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A Woman's Blessing

by EmilyCC and her grandmother, Aileen Clyde

In honor of Women’s History Month, I wanted to share the story of my great-great grandmother, Sarah Ann Eliza Brockbank Hales’ blessing by Susa Young Gates.*   

Sarah Ann Eliza’s faith had been tried already when her husband was called to Mammoth, Utah in 1896.  Her husband had been called on a mission to New Zealand two years after they had married, leaving her with their sickly toddler.  Soon after he left, she had to move in with her family, working whatever odd jobs she could get.  Then, she found out she was pregnant.

She writes, “When I learned I was to have another baby, I felt so blue and alone.  I had a sick baby, no income, no bright future, etc.  Well, I thought I could not possibly go through with it, but I did.”  This baby was born 8 months after her husband left on his mission; he wouldn’t return for another 3 years.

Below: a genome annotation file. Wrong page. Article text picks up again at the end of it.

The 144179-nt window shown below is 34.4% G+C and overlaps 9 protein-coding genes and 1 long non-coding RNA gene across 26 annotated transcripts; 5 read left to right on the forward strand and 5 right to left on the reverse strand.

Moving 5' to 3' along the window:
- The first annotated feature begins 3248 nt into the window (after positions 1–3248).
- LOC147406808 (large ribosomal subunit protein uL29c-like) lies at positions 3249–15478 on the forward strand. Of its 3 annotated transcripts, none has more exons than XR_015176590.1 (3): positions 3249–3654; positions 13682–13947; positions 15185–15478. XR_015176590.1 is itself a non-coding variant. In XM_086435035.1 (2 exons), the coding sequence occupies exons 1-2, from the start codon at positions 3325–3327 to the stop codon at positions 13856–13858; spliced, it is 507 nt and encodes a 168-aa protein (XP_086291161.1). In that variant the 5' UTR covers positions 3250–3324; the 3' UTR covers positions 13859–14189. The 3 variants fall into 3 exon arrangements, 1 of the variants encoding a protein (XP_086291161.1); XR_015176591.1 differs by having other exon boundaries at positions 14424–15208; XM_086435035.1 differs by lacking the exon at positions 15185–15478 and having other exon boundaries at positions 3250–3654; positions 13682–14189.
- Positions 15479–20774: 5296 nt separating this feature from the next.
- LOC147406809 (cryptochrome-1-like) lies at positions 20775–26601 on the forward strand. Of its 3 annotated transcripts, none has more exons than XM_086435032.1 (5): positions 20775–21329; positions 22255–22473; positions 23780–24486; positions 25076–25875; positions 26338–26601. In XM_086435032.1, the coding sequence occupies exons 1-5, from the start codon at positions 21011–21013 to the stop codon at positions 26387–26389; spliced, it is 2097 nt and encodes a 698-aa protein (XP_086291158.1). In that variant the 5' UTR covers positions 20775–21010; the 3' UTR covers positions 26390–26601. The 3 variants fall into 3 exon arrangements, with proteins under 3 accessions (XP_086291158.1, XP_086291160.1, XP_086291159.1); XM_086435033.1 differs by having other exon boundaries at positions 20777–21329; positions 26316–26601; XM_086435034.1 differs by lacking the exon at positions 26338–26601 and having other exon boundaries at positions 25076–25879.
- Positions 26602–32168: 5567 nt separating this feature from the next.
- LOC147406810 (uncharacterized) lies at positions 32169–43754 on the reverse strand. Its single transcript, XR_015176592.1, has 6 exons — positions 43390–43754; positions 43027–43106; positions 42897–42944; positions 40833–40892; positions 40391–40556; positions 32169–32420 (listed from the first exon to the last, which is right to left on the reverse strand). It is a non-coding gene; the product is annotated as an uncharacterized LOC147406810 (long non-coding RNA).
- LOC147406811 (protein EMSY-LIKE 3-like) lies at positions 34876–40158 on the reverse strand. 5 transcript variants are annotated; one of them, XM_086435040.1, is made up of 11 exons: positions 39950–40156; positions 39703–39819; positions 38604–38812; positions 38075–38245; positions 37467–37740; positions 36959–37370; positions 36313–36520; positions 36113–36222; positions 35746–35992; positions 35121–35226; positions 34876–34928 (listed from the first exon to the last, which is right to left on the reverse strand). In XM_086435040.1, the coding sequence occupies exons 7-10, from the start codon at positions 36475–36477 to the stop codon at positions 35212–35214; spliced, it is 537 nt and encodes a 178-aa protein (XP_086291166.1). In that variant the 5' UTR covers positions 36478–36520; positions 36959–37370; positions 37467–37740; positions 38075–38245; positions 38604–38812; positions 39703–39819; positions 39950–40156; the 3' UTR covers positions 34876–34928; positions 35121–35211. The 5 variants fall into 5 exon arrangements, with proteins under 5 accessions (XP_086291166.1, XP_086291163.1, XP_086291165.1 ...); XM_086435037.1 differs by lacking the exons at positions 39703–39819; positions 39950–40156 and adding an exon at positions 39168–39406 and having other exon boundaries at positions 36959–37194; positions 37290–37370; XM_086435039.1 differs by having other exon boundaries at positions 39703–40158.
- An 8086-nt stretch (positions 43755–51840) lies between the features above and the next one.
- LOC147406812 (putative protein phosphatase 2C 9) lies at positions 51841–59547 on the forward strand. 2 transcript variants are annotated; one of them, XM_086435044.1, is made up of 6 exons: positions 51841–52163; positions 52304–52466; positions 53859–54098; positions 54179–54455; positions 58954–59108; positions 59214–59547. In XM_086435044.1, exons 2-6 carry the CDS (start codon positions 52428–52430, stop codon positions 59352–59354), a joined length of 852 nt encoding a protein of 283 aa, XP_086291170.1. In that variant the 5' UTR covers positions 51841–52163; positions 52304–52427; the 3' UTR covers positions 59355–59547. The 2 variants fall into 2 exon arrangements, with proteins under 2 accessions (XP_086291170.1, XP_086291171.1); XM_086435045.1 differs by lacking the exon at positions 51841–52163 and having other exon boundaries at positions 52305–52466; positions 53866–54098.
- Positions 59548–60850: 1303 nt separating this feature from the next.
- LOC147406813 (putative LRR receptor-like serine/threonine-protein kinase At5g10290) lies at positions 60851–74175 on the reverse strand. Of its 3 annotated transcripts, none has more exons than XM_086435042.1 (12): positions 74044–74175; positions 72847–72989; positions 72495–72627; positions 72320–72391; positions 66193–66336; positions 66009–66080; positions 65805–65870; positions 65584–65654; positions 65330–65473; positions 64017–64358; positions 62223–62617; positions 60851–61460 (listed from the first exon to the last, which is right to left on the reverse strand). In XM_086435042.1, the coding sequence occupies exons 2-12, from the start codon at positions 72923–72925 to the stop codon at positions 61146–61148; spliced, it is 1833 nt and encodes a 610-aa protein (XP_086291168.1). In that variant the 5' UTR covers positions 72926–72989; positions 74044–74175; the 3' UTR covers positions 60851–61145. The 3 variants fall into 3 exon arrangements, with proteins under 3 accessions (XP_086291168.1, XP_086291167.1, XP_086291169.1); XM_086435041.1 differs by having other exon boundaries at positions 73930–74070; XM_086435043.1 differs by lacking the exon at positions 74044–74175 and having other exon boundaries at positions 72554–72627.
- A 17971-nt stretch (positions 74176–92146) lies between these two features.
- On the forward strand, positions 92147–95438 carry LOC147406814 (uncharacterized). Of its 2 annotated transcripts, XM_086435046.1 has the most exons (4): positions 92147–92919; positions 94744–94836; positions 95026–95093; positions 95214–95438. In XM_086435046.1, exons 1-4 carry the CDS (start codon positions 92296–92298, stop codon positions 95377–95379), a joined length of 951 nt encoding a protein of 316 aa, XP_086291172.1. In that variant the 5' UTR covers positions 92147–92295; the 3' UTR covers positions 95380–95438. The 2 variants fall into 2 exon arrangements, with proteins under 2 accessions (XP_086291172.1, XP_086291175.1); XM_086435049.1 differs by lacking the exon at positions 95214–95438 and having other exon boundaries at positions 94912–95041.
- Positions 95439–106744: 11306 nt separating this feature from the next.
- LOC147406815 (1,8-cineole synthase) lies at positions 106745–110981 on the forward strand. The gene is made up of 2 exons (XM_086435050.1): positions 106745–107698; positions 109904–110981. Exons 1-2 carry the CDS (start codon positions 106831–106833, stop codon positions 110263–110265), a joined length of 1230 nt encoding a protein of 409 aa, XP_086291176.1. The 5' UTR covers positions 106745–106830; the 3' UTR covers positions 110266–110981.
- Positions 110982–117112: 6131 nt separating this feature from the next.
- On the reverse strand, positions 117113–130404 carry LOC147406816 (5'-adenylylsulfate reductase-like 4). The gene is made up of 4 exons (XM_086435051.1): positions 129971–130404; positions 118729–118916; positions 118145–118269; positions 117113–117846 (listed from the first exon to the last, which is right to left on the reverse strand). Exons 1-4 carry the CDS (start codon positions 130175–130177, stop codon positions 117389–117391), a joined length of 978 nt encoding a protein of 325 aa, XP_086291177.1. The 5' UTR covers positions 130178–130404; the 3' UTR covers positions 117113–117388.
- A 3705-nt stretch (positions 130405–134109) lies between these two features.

After her husband returned from his mission, he was called to organize and lead the Saints in Mammoth, Utah, a booming mining town (today, it is deserted).  Sarah Ann Eliza and her husband, George, were reluctant to go to this town with their three young boys.  After they moved, a daughter, Tryphena, was born there. 

My grandmother said, “As a mother, she always felt dependent on the Lord because there was such limited medical help in that mining town.”

Tryphena died when she was ten months old of pneumonia.

Soon, Sarah Ann Eliza had another daughter, Leah.  It was a difficult labor and delivery.  Two doctors told her that she probably wouldn’t have any more children.

In 1900 or 1901 (it’s tricky to figure out the exact date here), Susa Young Gates came as a “general officer of the Church” to Mammoth.  At the time, Sarah Ann Eliza was the Relief Society President.  Meetings had been arranged for Sister Young’s important visit, but Leah got sick.  Sarah Ann Eliza sent word that she would not be attending the meetings so that she could care for her daughter.